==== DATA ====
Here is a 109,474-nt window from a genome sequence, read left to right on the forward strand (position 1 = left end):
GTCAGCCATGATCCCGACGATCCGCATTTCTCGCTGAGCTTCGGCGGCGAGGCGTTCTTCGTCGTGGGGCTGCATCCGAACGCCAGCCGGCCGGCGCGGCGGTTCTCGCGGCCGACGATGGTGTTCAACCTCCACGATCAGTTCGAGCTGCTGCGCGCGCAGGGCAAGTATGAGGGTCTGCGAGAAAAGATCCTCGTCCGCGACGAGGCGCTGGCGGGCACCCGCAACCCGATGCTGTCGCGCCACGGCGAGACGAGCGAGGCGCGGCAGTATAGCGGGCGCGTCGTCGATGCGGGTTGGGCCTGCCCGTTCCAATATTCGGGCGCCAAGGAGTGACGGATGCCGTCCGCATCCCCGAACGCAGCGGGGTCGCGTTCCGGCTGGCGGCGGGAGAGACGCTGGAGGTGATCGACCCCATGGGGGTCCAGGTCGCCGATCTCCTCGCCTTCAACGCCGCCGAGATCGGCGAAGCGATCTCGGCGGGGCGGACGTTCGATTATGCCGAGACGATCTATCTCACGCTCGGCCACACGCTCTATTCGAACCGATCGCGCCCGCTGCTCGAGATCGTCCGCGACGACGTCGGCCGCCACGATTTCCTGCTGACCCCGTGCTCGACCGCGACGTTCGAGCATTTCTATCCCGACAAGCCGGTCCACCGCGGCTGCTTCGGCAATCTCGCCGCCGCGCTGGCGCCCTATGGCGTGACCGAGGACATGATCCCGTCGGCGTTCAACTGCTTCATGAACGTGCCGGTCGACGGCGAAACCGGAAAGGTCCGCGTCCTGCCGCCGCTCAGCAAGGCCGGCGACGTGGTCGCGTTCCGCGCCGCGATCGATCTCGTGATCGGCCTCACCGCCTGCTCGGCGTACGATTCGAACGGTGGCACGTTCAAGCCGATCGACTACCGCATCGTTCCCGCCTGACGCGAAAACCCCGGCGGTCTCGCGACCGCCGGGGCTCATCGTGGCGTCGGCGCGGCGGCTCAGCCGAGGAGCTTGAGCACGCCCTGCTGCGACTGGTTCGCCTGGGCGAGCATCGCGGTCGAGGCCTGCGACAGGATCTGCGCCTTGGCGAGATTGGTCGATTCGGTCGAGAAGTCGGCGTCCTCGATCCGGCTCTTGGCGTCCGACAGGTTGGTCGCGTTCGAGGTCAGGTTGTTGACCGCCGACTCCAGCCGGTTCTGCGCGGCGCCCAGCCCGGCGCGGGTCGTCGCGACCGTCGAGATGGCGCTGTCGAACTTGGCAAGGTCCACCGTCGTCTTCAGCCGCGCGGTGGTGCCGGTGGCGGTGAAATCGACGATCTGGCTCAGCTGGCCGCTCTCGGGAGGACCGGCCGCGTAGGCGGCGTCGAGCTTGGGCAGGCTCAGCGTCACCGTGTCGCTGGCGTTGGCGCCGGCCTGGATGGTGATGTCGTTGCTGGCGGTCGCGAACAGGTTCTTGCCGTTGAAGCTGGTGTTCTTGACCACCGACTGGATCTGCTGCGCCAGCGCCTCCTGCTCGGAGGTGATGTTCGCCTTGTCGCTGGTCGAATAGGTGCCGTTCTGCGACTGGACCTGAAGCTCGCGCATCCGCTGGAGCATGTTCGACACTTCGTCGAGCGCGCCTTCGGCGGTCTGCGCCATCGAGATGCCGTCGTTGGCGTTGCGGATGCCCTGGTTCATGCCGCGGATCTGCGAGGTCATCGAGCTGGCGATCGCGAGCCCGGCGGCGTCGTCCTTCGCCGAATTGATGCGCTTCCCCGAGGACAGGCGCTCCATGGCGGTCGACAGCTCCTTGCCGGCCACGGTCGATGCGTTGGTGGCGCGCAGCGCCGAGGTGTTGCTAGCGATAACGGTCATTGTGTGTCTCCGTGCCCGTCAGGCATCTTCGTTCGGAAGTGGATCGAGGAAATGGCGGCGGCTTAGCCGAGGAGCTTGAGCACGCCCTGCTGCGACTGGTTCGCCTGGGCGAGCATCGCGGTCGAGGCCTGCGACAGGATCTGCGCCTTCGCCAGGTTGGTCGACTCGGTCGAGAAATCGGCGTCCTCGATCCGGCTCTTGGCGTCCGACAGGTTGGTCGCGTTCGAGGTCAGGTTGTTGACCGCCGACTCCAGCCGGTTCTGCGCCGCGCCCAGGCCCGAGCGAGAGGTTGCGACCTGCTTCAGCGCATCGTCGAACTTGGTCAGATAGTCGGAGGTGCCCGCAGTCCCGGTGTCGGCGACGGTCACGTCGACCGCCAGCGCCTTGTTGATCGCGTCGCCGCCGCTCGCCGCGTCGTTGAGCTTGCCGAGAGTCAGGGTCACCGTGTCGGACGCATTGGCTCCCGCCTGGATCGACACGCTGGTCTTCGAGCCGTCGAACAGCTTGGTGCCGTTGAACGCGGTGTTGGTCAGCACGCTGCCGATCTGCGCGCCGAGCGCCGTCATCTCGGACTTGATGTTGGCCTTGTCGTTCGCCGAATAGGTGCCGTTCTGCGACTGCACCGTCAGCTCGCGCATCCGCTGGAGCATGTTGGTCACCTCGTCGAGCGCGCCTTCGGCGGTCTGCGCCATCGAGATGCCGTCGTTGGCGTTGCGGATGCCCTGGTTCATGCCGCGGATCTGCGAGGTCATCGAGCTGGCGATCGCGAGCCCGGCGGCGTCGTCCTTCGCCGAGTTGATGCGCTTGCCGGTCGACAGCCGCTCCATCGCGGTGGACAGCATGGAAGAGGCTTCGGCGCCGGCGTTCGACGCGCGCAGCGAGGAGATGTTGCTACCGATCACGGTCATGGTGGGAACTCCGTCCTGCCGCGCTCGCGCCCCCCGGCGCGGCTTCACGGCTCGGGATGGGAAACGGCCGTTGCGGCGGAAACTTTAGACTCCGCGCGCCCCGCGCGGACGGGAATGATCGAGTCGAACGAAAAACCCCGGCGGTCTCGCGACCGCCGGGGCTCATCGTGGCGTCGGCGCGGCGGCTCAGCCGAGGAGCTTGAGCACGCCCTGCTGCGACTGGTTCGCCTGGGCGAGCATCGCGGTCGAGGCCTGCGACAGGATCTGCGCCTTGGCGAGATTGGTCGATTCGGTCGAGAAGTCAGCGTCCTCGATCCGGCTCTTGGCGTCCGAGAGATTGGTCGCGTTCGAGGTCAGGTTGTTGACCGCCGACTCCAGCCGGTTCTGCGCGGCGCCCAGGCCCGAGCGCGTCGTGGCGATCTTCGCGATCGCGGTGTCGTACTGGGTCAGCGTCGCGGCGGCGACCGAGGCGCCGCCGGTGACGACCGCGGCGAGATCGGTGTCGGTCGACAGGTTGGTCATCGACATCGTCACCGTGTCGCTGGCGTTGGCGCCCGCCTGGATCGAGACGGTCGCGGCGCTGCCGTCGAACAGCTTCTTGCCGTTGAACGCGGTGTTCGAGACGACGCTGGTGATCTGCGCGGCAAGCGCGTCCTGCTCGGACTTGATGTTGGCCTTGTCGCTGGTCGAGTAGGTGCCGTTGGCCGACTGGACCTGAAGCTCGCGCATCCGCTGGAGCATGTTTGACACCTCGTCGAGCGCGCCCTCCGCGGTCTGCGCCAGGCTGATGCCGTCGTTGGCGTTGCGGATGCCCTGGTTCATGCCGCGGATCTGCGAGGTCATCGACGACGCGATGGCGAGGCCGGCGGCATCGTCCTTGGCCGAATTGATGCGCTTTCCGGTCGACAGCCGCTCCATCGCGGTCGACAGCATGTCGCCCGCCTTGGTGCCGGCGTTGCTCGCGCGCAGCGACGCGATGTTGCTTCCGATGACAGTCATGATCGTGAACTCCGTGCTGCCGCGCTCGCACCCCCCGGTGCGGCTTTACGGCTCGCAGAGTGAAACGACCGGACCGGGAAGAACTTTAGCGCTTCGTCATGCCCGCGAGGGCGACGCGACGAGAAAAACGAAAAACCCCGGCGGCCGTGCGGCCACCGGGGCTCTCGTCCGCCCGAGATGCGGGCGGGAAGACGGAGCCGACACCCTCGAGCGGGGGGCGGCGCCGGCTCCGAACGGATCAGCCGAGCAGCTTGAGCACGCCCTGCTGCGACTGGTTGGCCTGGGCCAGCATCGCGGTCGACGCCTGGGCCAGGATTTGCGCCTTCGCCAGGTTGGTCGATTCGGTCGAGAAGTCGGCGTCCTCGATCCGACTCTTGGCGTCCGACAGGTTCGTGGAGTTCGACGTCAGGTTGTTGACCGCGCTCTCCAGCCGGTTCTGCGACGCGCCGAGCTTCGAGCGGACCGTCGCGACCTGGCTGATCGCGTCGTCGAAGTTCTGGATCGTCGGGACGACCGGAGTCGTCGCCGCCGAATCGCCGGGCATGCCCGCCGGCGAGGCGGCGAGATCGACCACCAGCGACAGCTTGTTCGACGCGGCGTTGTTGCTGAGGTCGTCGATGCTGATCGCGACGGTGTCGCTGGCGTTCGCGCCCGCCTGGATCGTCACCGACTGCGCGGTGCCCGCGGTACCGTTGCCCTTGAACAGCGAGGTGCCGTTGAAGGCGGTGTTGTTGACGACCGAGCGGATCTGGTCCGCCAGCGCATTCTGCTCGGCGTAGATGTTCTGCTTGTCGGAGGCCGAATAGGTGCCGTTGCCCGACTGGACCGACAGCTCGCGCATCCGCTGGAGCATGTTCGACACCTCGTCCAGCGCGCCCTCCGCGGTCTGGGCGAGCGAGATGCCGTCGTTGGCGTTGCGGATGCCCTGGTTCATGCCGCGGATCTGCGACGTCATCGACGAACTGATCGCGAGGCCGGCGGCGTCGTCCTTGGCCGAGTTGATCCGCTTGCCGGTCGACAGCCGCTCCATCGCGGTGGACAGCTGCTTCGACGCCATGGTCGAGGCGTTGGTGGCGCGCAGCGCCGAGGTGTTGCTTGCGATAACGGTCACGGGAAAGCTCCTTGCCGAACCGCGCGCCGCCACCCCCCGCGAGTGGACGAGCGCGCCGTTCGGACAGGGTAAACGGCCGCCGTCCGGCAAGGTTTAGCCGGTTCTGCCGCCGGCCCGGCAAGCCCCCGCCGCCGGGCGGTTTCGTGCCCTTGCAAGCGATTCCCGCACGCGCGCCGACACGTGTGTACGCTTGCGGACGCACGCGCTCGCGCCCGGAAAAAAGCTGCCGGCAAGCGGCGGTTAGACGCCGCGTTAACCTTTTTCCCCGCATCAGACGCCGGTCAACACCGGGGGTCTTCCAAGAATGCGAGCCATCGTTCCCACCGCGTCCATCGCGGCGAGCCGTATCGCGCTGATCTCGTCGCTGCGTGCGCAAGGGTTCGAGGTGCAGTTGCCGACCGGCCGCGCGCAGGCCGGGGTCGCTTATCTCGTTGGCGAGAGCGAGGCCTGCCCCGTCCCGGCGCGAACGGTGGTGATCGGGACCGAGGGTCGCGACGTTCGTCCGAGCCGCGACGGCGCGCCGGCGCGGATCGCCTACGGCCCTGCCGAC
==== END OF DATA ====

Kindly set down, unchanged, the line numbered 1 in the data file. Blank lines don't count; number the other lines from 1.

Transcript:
Here is a 109,474-nt window from a genome sequence, read left to right on the forward strand (position 1 = left end):